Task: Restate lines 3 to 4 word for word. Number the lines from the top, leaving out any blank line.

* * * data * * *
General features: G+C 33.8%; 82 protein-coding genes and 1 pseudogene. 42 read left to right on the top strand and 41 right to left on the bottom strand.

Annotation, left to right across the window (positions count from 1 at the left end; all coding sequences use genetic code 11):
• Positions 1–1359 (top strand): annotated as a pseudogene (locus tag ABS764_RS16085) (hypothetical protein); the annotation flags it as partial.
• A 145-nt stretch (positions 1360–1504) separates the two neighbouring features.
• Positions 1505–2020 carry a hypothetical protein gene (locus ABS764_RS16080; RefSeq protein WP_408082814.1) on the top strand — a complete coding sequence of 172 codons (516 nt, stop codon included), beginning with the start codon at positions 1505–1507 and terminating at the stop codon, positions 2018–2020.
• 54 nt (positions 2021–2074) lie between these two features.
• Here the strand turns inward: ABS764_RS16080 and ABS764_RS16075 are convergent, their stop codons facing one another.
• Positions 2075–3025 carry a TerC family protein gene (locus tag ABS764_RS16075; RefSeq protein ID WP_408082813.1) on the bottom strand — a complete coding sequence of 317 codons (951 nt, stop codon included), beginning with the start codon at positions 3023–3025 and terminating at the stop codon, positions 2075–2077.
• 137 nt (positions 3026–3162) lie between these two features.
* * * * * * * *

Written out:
• Positions 1–1359 (top strand): annotated as a pseudogene (locus tag ABS764_RS16085) (hypothetical protein); the annotation flags it as partial.
• A 145-nt stretch (positions 1360–1504) separates the two neighbouring features.